DOHA (Reuters) – Saudi security forces have arrested a man believed to belong to a Shi’ite group blamed for instigating protests and unrest in the country’s Eastern Province, the Interior Ministry said on Friday.
Montadhar Ali Saleh Alsbaitiin was captured on Thursday night in Awamiya, a Shiite village that has been the focal point of unrest since protests in early 2011 that called for an end to discrimination and for democratic reforms in the Sunni-ruled monarchy.
He was one of 23 men wanted by Saudi authorities, who accuse them of serving the agenda of a foreign power – usually a reference to its Shiite rival Iran.
Saudi Arabia’s state news agency SPA, quoting the Interior Ministry spokesman, said no one was hurt in the operation. The security forces will track down the other suspects, he said, urging them to surrender.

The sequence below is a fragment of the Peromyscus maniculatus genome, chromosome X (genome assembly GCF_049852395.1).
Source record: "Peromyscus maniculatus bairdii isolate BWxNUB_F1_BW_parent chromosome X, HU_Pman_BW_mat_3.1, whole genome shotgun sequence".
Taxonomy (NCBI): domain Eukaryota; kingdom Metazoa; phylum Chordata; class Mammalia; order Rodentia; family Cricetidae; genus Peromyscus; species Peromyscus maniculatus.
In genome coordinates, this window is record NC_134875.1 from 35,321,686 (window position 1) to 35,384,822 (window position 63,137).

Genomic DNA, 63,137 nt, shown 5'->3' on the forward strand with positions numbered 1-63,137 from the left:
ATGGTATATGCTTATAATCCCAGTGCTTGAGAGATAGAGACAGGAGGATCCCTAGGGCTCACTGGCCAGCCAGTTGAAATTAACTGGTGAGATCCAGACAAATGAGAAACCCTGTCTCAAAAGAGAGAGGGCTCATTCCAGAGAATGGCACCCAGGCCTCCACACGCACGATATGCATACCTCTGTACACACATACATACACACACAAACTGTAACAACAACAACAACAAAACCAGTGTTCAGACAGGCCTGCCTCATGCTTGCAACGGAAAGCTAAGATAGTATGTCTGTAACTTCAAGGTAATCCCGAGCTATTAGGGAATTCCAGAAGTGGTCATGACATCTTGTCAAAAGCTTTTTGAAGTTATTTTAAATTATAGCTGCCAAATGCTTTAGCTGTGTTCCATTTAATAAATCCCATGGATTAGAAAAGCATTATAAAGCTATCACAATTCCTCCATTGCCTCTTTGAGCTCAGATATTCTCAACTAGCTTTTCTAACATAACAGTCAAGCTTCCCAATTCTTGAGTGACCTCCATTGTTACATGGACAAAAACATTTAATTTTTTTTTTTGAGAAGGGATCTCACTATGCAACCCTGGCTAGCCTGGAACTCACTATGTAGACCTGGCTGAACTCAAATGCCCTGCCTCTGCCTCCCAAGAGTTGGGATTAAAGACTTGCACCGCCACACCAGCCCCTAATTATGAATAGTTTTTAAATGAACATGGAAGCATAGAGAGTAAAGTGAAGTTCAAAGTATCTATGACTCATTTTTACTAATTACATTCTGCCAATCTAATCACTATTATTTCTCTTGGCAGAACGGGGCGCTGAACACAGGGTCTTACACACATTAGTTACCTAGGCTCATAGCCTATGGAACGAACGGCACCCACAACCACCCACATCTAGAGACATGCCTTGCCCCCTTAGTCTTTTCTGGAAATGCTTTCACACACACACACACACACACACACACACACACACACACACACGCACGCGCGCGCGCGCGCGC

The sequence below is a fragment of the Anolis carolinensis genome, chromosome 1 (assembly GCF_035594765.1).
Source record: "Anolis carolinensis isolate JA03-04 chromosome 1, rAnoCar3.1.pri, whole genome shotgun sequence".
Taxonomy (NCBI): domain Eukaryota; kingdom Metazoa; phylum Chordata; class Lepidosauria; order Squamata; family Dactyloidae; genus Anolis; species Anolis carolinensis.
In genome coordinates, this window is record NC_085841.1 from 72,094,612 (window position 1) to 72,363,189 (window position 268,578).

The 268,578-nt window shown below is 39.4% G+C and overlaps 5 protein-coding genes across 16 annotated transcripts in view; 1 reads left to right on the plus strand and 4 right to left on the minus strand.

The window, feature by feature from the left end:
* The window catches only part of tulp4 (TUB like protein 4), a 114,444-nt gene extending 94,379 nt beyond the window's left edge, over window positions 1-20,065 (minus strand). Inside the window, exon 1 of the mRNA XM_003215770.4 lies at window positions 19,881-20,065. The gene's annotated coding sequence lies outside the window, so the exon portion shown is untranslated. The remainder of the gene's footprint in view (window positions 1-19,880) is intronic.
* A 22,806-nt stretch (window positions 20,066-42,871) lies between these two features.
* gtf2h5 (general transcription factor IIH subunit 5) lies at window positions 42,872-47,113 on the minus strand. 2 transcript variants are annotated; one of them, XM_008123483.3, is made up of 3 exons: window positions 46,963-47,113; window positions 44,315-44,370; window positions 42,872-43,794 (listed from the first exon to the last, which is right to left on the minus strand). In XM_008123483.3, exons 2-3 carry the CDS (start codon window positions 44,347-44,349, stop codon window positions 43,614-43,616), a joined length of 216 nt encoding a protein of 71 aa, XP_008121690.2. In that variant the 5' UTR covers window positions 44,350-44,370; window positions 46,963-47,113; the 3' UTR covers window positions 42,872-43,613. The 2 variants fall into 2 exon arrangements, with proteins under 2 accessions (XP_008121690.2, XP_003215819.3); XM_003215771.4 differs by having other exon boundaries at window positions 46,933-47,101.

In December, security forces killed four militants in eastern Saudi Arabia in a raid on a hideout used by gunmen who shot dead a policeman in the area earlier that month. The shootout was the deadliest incident in recent years in Awamiya.
Saudi Shiites complain it is harder for them to get government jobs than Sunnis, or to build places of worship, and say the kingdom’s state-employed clergy use abusive language to describe their sect in sermons and religious text books.
The government denies discrimination and has accused Shiite activists involved in attacks on security officers or protests of working on behalf of a foreign power, widely understood to mean Iran. The activists and Tehran deny this.